Customer experience encompasses every aspect of a company’s offering—the quality of customer care, of course, but also advertising, packaging, product and service features, ease of use, and reliability. Yet few of the people responsible for those things have given sustained thought to how their separate decisions shape customer experience. To the extent they do think about it, they all have different ideas of what customer experience means, and no one more senior oversees everyone’s efforts.
Within product businesses, for example, product development defers to marketing when it comes to customer experience issues, and both usually focus on features and specifications. Operations concerns itself mainly with quality, timeliness, and cost. And customer service personnel tend to concentrate on the unfolding transaction but not its connection to those preceding or following it. Even then, much service is rote: Otherwise, why would service reps ask, as they so often do, “Is there anything else I can help you with?” when they haven’t even dealt with the original reason for the call or visit?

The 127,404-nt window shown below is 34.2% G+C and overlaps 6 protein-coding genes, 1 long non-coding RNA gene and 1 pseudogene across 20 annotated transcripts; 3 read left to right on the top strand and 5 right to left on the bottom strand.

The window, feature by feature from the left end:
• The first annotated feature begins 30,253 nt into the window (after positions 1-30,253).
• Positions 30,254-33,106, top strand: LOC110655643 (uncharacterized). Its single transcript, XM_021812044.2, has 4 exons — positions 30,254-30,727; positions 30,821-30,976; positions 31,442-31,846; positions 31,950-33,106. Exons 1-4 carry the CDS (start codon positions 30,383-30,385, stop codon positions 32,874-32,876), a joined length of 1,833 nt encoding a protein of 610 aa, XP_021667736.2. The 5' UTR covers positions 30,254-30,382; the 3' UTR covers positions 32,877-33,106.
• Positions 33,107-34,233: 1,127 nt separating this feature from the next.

Although few companies have zeroed in on customer experience,we have been trying to measure customer satisfaction and have plenty of data as a result. Customer satisfaction is essentially the culmination of a series of customer experiences or, one could say, the net result of the good ones minus the bad ones. It occurs when the gap between customers’ expectations and their subsequent experiences has been closed. To understand how to achieve satisfaction, we have tried to deconstruct it into its component experiences. The customers themselves—that is, the full range and unvarnished reality of their prior experiences, and then the expectations, warm or harsh, those have conjured up—must be monitored and probed.